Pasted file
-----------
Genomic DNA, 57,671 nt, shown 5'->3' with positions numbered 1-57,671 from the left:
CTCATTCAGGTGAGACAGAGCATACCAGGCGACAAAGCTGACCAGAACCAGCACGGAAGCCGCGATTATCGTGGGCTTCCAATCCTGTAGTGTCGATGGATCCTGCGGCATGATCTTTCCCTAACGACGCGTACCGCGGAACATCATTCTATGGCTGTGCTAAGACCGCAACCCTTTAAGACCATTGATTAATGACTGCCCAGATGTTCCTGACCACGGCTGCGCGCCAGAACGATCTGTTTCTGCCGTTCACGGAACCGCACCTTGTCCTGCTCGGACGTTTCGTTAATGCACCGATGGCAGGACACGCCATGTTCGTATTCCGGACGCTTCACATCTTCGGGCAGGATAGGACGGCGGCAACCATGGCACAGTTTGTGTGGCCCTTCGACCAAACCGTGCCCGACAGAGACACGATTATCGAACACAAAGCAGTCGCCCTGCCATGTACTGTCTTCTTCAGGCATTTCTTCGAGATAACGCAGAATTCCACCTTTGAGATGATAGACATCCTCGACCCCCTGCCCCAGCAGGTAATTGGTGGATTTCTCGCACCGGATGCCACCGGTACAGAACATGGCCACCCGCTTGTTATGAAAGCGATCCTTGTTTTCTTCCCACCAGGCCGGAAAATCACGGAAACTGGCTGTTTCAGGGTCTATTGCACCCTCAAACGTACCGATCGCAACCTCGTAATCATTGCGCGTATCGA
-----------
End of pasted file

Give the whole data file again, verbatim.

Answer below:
Genomic DNA, 57,671 nt, shown 5'->3' with positions numbered 1-57,671 from the left:
CTCATTCAGGTGAGACAGAGCATACCAGGCGACAAAGCTGACCAGAACCAGCACGGAAGCCGCGATTATCGTGGGCTTCCAATCCTGTAGTGTCGATGGATCCTGCGGCATGATCTTTCCCTAACGACGCGTACCGCGGAACATCATTCTATGGCTGTGCTAAGACCGCAACCCTTTAAGACCATTGATTAATGACTGCCCAGATGTTCCTGACCACGGCTGCGCGCCAGAACGATCTGTTTCTGCCGTTCACGGAACCGCACCTTGTCCTGCTCGGACGTTTCGTTAATGCACCGATGGCAGGACACGCCATGTTCGTATTCCGGACGCTTCACATCTTCGGGCAGGATAGGACGGCGGCAACCATGGCACAGTTTGTGTGGCCCTTCGACCAAACCGTGCCCGACAGAGACACGATTATCGAACACAAAGCAGTCGCCCTGCCATGTACTGTCTTCTTCAGGCATTTCTTCGAGATAACGCAGAATTCCACCTTTGAGATGATAGACATCCTCGACCCCCTGCCCCAGCAGGTAATTGGTGGATTTCTCGCACCGGATGCCACCGGTACAGAACATGGCCACCCGCTTGTTATGAAAGCGATCCTTGTTTTCTTCCCACCAGGCCGGAAAATCACGGAAACTGGCTGTTTCAGGGTCTATTGCACCCTCAAACGTACCGATCGCAACCTCGTAATCATTGCGCGTATCGA